Anyway, ADT continued for 18mths after EBRT, and I stopped the ADT. Psa went from 0.08 to 8.0 in 6 mths, so my treatment had failed. I was put back on to ADT, until something else came along, and in 2016, Psa crept up but I had a chance to get MORE EBRT only this time it was with Stereotactic IMRT and at Epworth, and I had another 31Gy to PG. That slowed the Pca in PG, and stopped it spreading to rectum and bladder etc. By 2017, the mets which could not be seen by any scan before 2016 began to be big enough for new PsMa scans to see, and I found I was riddles with countless mets, and the last 15 weeks of Docetaxel failed because Psa went from 12 to 42 last week. I am getting Lu177 starting on 8 November. Maybe it gives me more time.

But in general, as soon as I knew the RP had failed ( because I had a low Psa for a massive amount of Pca ), I realised I'd have a battle for rest of life - I had already read many posts in Pca groups, and so many men had had and RP and Pca continued on, and the RT to the site of surgery did not always work, and unless they get ALL the cancer out with an RP, and IF it has NOT spread, maybe a man never has to worry about Pca again and all he has to do is recover from his RP. And maybe he does not have ED, and does not have incontinence, and I am not sure of the % of those diagnosed who get a nice long life after treatment. But those who have a fight many years must be a large % of those diagnosed.

Nobody mentioned BT, brachytherapy, with maybe 100 radioactive gold pellets inserted. This gives the strongest RT to PG without much damage to rectum or anything else. The SBRT I had at Epworth with a gel pad to protect rectum still caused 2 months of bad radiation colitis. But I am still fully continent. Much of what is said about RT and side effects is bullshit.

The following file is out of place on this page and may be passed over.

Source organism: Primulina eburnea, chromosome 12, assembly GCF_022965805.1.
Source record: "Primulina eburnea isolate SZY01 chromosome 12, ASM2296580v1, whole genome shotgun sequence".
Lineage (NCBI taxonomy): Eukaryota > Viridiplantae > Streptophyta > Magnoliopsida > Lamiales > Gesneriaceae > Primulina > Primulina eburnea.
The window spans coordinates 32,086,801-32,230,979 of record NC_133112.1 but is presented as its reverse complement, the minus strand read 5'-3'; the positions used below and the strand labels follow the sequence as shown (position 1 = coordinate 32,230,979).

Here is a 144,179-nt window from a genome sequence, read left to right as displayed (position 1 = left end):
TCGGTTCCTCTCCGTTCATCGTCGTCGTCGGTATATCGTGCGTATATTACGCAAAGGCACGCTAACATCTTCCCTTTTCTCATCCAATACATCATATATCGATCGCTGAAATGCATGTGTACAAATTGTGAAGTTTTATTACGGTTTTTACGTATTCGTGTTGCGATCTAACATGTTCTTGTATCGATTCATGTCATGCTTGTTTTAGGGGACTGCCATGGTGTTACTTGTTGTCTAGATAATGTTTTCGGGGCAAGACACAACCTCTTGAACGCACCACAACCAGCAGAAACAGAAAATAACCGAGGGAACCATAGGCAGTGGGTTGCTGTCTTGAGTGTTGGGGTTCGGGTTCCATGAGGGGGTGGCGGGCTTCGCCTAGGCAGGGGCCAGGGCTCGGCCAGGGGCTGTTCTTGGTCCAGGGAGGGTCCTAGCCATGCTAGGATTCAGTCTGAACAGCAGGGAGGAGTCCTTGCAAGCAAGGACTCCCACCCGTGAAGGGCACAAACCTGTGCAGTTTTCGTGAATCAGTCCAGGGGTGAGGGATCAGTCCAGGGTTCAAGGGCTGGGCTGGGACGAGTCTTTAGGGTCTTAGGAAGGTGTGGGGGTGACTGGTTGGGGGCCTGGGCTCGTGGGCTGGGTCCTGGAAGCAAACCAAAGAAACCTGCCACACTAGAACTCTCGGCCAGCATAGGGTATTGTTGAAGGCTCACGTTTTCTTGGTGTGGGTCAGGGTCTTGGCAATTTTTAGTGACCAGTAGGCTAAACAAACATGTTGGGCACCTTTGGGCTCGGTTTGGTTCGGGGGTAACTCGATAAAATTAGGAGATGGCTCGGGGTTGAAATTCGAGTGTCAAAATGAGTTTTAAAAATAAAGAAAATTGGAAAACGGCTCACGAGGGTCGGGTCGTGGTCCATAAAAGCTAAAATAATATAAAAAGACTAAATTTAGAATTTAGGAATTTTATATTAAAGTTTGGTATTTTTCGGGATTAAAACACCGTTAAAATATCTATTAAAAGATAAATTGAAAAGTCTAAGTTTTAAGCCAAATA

Its either not to bad, or worse than stated.

But I coped OK with all. If the Pca has spread at time of primary treatment of Pca, the danger comes later.

Just because you get RT does not mean you'll be cured. I have known men with Gleason 5 who said they were cured with a 35 day session of standard EBRT. Just lucky I guess, but predicting how anyone will fare after RT is somewhat impossible.

I was told I'd get a cure with EBRT, and I thought the doc to be a fool, and later I was right because the initial 70gy did not do much, and it was just luck that my Pca was suppressed well with ADT.

My fight is not over, and I think my Pca will probably kill me. Just when is not known. But I am now buying time with Lu177.

Whether it works for me is unknown. Doc says it should work good because I am not a late stage patient; I am in good health apart from the Pca, and last week I cycled 270km, on day 7 to day 14 after my 5th and last chemo infusion.

If Lu177 works, it may take its time because I have many bone mets. But if I get a lower Psa by Xmas I will be happy.

Patrick Turner.